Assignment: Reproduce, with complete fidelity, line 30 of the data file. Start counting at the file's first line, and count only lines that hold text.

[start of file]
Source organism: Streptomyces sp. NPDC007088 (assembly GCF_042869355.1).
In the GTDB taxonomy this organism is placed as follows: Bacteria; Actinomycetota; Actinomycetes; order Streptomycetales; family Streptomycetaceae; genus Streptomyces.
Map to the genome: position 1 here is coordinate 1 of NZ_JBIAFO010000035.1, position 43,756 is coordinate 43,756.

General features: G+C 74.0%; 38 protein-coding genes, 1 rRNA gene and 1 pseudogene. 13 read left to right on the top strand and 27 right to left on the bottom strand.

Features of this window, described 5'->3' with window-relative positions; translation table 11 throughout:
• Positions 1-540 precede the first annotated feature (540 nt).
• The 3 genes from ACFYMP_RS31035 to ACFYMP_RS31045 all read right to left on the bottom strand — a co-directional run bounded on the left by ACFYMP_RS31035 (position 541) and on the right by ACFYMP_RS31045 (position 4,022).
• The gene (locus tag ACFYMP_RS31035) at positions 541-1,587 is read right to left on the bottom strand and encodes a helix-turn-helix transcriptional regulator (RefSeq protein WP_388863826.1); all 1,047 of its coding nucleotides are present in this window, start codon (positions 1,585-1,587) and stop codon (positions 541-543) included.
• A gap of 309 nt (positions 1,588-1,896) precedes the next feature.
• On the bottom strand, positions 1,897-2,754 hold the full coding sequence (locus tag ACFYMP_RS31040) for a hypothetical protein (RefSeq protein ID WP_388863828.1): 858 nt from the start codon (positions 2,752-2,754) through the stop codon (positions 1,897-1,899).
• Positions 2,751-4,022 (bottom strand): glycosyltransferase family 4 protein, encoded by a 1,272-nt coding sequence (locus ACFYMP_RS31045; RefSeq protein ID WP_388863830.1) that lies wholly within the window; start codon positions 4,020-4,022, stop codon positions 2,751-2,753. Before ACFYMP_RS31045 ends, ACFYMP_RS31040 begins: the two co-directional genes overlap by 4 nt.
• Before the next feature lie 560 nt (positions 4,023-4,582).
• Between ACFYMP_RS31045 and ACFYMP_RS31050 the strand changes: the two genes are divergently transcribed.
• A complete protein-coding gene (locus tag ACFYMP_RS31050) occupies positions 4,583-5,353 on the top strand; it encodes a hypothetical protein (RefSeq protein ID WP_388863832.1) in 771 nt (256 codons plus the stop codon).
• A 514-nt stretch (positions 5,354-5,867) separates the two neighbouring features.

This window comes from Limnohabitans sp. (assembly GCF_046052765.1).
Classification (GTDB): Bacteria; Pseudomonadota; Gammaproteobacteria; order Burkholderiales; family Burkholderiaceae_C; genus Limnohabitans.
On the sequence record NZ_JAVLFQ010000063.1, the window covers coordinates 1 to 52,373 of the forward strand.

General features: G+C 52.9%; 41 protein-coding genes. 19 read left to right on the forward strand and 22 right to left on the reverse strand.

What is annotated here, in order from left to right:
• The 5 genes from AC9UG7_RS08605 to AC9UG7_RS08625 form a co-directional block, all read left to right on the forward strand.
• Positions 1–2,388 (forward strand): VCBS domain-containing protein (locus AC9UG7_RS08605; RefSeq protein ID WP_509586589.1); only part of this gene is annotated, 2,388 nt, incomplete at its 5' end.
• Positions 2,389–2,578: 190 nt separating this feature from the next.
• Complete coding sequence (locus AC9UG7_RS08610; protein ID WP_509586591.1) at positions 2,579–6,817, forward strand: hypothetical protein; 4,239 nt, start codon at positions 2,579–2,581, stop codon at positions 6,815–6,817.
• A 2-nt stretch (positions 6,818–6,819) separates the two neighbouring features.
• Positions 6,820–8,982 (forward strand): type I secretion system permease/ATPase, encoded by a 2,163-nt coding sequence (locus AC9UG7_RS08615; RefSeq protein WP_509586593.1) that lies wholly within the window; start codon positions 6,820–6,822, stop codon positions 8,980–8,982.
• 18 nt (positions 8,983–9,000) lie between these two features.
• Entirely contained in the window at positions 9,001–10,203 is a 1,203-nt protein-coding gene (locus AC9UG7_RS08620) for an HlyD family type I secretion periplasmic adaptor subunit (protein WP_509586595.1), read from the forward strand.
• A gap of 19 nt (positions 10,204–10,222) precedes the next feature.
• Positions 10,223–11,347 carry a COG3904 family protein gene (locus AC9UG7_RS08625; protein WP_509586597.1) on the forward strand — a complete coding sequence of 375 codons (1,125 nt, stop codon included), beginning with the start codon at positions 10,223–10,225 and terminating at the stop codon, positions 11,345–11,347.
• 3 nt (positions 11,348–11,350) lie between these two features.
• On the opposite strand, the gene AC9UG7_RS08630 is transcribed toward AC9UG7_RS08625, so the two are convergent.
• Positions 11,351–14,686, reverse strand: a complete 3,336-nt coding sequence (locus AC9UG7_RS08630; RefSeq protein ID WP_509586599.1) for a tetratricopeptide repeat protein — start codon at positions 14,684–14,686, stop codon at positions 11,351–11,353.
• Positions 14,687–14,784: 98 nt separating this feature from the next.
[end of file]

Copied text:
• Positions 10,223–11,347 carry a COG3904 family protein gene (locus AC9UG7_RS08625; protein WP_509586597.1) on the forward strand — a complete coding sequence of 375 codons (1,125 nt, stop codon included), beginning with the start codon at positions 10,223–10,225 and terminating at the stop codon, positions 11,345–11,347.